BRuleScale(min = 0.8f, max = 1f)
                    BRuleAppear(isAppearedUntil = GONE_VIEW_THRESHOLD)
                    BRuleAppear(0.1f, true)
                    BRuleAppear(isAppearedUntil = GONE_VIEW_THRESHOLD)
            buildRuleForIcon(ivTop, LinearInterpolator()),
            buildRuleForIcon(ivTop2, AccelerateInterpolator(0.7f)),
            buildRuleForIcon(ivTop3, AccelerateInterpolator())
        private fun View.buildRuleForIcon(
                view: ImageView,
                interpolator: Interpolator
        ) = RuledView(
                    min = -(ivTop3.y - tvCollapsedTop.y),
                    max = 0f,
                    interpolator = DecelerateInterpolator(1.5f)
                    min = 0f,
                    max = tvCollapsedTop.width.toFloat() + pixels(R.dimen.huge_margin),
                    interpolator = ReverseInterpolator(interpolator)
        companion object {
            const val GONE_VIEW_THRESHOLD = 0.8f

    Xml layout (removed obvious attributes for readability)
    <><"wrap_content"><"scroll|exitUntilCollapsed"><"@dimen/toolbar_height"app:layout_collapseMode="pin"/></></><!--весь тулбар здесь--><RelativeLayoutandroid:translationZ="5dp"app:layout_behavior="TopInfoBehavior"/><"@string/appbar_scrolling_view_behavior"></><"@id/nesteScroll"app:layout_anchorGravity="right"/></>

    How it works

    The task is to write the rules:

         * @param view to be changed
         * @param details view's data when first attached
         * @param ratio in range [0, 1]; 0 when toolbar is collapsed
         */funmanage(ratio: Float, details: InitialViewDetails, view: View)

    Everything is clear here - a float value from 0 to 1 comes in, reflecting the percentage of ActionBar, and I get the view and its initial state. BaseBehaviorRule looks more interesting - a rule from which other basic rules are inherited.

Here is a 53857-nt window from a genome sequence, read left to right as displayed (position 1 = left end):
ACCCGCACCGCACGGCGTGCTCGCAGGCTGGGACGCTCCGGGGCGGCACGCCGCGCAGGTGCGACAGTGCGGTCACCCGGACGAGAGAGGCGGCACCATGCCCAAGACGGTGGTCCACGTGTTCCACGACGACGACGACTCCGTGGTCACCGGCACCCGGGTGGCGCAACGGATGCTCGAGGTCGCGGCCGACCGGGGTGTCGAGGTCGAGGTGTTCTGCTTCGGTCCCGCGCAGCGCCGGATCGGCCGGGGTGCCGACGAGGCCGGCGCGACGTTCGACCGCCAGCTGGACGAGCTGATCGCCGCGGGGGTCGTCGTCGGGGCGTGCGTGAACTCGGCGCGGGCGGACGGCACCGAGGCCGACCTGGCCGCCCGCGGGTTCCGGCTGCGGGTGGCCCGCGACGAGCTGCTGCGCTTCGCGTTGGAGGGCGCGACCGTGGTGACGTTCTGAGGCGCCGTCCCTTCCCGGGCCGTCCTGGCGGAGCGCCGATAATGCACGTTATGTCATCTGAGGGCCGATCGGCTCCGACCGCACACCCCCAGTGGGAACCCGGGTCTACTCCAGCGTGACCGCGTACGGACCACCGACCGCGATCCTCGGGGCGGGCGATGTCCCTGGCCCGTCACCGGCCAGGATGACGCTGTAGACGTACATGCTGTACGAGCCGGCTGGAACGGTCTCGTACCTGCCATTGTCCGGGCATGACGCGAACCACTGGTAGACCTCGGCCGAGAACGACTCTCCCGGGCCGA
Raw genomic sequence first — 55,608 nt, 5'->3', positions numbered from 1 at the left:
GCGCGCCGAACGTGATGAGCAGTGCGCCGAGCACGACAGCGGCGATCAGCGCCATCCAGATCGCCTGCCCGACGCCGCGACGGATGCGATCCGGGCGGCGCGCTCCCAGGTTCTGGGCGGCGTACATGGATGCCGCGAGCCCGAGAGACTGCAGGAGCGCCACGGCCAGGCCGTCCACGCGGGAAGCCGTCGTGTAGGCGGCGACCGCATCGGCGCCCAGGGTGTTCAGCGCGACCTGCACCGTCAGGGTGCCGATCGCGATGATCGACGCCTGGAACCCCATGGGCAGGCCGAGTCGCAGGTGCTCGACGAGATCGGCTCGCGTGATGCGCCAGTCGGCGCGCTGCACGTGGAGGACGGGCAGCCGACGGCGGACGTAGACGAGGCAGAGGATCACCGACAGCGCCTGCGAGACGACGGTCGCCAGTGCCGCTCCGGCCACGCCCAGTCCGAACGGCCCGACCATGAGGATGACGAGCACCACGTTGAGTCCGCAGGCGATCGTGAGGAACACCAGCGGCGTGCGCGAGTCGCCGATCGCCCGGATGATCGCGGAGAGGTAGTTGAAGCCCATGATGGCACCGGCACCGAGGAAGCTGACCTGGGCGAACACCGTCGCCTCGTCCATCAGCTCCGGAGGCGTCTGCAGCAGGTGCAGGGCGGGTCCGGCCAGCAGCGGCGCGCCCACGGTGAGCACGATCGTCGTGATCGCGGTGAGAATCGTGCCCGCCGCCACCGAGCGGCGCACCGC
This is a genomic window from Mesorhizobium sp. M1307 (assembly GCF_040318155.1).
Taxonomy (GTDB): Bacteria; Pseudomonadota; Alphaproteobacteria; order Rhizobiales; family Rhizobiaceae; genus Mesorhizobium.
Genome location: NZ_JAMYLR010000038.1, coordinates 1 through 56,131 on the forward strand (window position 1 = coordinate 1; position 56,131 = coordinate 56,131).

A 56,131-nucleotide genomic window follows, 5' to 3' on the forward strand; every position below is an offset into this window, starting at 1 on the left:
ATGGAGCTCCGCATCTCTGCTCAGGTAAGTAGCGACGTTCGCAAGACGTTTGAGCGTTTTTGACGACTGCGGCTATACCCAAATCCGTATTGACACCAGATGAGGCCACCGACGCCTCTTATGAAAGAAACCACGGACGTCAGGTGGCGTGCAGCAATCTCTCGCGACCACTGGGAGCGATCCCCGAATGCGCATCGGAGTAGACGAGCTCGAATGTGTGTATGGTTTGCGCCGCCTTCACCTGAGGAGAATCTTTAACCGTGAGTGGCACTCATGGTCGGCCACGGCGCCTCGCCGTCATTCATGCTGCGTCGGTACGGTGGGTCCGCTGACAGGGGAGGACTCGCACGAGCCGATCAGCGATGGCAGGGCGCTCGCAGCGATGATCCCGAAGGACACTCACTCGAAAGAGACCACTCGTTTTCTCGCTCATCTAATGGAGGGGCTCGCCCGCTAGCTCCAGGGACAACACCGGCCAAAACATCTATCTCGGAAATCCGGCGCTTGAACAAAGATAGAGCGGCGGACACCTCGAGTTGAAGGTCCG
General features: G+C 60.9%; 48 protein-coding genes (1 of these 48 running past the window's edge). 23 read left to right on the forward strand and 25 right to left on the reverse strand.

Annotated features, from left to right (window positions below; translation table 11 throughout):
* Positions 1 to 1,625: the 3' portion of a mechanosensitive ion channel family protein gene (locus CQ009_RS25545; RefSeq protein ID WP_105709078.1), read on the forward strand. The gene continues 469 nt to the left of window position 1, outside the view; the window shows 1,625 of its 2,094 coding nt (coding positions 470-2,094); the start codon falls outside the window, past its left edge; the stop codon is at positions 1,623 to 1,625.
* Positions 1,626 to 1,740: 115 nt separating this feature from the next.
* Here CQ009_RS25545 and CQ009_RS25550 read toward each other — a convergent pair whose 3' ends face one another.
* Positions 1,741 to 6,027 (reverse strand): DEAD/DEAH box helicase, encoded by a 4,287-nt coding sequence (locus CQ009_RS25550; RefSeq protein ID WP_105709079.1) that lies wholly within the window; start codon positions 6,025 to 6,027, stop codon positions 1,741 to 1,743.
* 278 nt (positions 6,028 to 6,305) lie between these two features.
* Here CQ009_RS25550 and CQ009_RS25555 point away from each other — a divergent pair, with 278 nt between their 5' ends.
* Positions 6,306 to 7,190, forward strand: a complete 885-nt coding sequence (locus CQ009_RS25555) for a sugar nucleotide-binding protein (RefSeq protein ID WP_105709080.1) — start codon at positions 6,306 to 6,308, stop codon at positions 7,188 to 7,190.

abstractclassBaseBehaviorRule : BehaviorRule {abstractval interpolator: Interpolator
        abstractval min: Floatabstractval max: Floatfinaloverridefunmanage(
                ratio: Float,
                details: InitialViewDetails,
                view: View
        ) {
            val interpolation = interpolator.getInterpolation(ratio)
            val offset = normalize(
                    oldValue = interpolation,
                    newMin = min, newMax = max
            perform(offset, details, view)
         * @param offset normalized with range from [min] to [max] with [interpolator]
         */abstractfunperform(offset: Float, details: InitialViewDetails, view: View)
     * Affine transform value form one range into another
            oldValue: Float,
            newMin: Float, newMax: Float,
            oldMin: Float = 0f, oldMax: Float = 1f
    ): Float = newMin + ((oldValue - oldMin) * (newMax - newMin)) / (oldMax - oldMin)

    For basic rules, the range of values ​​(min, max) and interpolator is determined. This is enough to describe almost any behavior.

    Suppose we want to set an alpha for our twist in the range 0.5 to 0.9. We also want the scroll to quickly become transparent at first, and then the rate of change will fall.
    The rule will look like this:

    BRuleAlpha(min = 0.5f, max = 0.9f, interpolator = DecelerateInterpolator())

    But the implementation of BRuleAlpha:

     * [min], [max] — values in range [0, 1]
     */class BRuleAlpha(
            override val min: Float,
            override val max: Float,
            override val interpolator: Interpolator = LinearInterpolator()
    ) : BaseBehaviorRule() {
        override fun perform(offset: Float, details: InitialViewDetails, view: View) {
            view.alpha = offset

    And finally, the code BehaviorByRules. For those who wrote their Behavior, everything should be obvious (except that inside onMeasureChild, I’ll tell you about it below):

            context: Context?,
            attrs: AttributeSet?
    ) : CoordinatorLayout.Behavior<View>(context, attrs) {
        privatevar views: List<RuledView> = emptyList()
        privatevar lastChildHeight = -1privatevar needToUpdateHeight: Boolean = trueoverridefunlayoutDependsOn(
                parent: CoordinatorLayout,
                child: View,
                dependency: View
        ): Boolean {
            return dependency is AppBarLayout